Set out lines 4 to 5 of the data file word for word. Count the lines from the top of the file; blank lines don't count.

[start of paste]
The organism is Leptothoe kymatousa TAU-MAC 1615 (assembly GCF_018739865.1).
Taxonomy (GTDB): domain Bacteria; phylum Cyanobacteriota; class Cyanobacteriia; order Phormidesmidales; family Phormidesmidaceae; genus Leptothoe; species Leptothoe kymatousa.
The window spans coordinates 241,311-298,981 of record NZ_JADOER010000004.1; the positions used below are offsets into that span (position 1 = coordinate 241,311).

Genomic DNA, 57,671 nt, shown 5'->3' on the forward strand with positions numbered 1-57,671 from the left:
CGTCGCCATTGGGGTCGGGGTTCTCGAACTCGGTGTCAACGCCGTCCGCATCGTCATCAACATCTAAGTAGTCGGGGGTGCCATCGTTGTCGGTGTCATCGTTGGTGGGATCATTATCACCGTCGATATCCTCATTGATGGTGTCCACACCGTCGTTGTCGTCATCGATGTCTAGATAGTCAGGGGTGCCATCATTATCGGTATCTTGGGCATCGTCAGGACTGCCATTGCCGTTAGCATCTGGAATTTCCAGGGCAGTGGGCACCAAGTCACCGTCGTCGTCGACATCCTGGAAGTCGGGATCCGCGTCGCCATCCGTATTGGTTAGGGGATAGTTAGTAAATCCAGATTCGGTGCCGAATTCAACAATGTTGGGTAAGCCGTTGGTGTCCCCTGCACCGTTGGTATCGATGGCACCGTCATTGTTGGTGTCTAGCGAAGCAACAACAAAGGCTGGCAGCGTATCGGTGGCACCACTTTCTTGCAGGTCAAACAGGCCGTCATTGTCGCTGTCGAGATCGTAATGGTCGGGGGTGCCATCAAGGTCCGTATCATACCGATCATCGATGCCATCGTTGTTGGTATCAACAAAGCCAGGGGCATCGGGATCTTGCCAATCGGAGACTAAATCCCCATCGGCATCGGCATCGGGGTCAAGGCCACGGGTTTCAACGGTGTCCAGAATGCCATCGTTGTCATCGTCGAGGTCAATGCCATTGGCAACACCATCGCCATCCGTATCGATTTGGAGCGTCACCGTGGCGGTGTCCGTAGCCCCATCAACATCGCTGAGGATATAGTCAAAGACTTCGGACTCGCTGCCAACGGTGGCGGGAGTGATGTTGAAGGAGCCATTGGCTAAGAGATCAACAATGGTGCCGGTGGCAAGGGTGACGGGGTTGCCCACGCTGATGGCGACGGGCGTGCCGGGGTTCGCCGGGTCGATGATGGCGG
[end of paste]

Genomic DNA, 57,671 nt, shown 5'->3' on the forward strand with positions numbered 1-57,671 from the left:
CGTCGCCATTGGGGTCGGGGTTCTCGAACTCGGTGTCAACGCCGTCCGCATCGTCATCAACATCTAAGTAGTCGGGGGTGCCATCGTTGTCGGTGTCATCGTTGGTGGGATCATTATCACCGTCGATATCCTCATTGATGGTGTCCACACCGTCGTTGTCGTCATCGATGTCTAGATAGTCAGGGGTGCCATCATTATCGGTATCTTGGGCATCGTCAGGACTGCCATTGCCGTTAGCATCTGGAATTTCCAGGGCAGTGGGCACCAAGTCACCGTCGTCGTCGACATCCTGGAAGTCGGGATCCGCGTCGCCATCCGTATTGGTTAGGGGATAGTTAGTAAATCCAGATTCGGTGCCGAATTCAACAATGTTGGGTAAGCCGTTGGTGTCCCCTGCACCGTTGGTATCGATGGCACCGTCATTGTTGGTGTCTAGCGAAGCAACAACAAAGGCTGGCAGCGTATCGGTGGCACCACTTTCTTGCAGGTCAAACAGGCCGTCATTGTCGCTGTCGAGATCGTAATGGTCGGGGGTGCCATCAAGGTCCGTATCATACCGATCATCGATGCCATCGTTGTTGGTATCAACAAAGCCAGGGGCATCGGGATCTTGCCAATCGGAGACTAAATCCCCATCGGCATCGGCATCGGGGTCAAGGCCACGGGTTTCAACGGTGTCCAGAATGCCATCGTTGTCATCGTCGAGGTCAATGCCATTGGCAACACCATCGCCATCCGTATCGATTTGGAGCGTCACCGTGGCGGTGTCCGTAGCCCCATCAACATCGCTGAGGATATAGTCAAAGACTTCGGACTCGCTGCCAACGGTGGCGGGAGTGATGTTGAAGGAGCCATTGGCTAAGAGATCAACAATGGTGCCGGTGGCAAGGGTGACGGGGTTGCCCACGCTGATGGCGACGGGCGTGCCGGGGTTCGCCGGGTCGATGATGGCGG